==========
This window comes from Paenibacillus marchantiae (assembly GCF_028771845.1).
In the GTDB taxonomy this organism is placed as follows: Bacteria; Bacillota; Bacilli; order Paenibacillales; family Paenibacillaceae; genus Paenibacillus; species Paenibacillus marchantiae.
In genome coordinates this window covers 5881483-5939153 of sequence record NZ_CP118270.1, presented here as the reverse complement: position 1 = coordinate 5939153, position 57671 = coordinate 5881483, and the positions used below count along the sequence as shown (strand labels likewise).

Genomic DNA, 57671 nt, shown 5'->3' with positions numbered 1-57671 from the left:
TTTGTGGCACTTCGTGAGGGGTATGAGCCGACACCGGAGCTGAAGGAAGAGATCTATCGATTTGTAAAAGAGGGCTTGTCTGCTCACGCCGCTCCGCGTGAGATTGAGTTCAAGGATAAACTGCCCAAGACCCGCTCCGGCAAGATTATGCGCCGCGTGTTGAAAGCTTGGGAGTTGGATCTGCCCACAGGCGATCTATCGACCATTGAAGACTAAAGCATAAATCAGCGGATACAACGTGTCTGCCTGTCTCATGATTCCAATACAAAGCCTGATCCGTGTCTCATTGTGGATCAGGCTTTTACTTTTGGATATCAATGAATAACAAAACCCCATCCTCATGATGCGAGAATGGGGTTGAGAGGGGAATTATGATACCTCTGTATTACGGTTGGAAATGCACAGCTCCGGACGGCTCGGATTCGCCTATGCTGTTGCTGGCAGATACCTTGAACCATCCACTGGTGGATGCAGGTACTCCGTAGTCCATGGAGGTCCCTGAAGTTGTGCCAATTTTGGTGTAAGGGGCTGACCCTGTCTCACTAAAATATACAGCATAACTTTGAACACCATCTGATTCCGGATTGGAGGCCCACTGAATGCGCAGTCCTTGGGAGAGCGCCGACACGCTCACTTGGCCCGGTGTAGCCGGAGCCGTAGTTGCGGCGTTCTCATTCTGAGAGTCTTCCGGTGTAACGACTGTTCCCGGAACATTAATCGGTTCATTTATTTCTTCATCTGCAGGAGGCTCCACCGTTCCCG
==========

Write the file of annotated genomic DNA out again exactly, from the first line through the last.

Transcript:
This window comes from Paenibacillus marchantiae (assembly GCF_028771845.1).
In the GTDB taxonomy this organism is placed as follows: Bacteria; Bacillota; Bacilli; order Paenibacillales; family Paenibacillaceae; genus Paenibacillus; species Paenibacillus marchantiae.
In genome coordinates this window covers 5881483-5939153 of sequence record NZ_CP118270.1, presented here as the reverse complement: position 1 = coordinate 5939153, position 57671 = coordinate 5881483, and the positions used below count along the sequence as shown (strand labels likewise).

Genomic DNA, 57671 nt, shown 5'->3' with positions numbered 1-57671 from the left:
TTTGTGGCACTTCGTGAGGGGTATGAGCCGACACCGGAGCTGAAGGAAGAGATCTATCGATTTGTAAAAGAGGGCTTGTCTGCTCACGCCGCTCCGCGTGAGATTGAGTTCAAGGATAAACTGCCCAAGACCCGCTCCGGCAAGATTATGCGCCGCGTGTTGAAAGCTTGGGAGTTGGATCTGCCCACAGGCGATCTATCGACCATTGAAGACTAAAGCATAAATCAGCGGATACAACGTGTCTGCCTGTCTCATGATTCCAATACAAAGCCTGATCCGTGTCTCATTGTGGATCAGGCTTTTACTTTTGGATATCAATGAATAACAAAACCCCATCCTCATGATGCGAGAATGGGGTTGAGAGGGGAATTATGATACCTCTGTATTACGGTTGGAAATGCACAGCTCCGGACGGCTCGGATTCGCCTATGCTGTTGCTGGCAGATACCTTGAACCATCCACTGGTGGATGCAGGTACTCCGTAGTCCATGGAGGTCCCTGAAGTTGTGCCAATTTTGGTGTAAGGGGCTGACCCTGTCTCACTAAAATATACAGCATAACTTTGAACACCATCTGATTCCGGATTGGAGGCCCACTGAATGCGCAGTCCTTGGGAGAGCGCCGACACGCTCACTTGGCCCGGTGTAGCCGGAGCCGTAGTTGCGGCGTTCTCATTCTGAGAGTCTTCCGGTGTAACGACTGTTCCCGGAACATTAATCGGTTCATTTATTTCTTCATCTGCAGGAGGCTCCACCGTTCCCG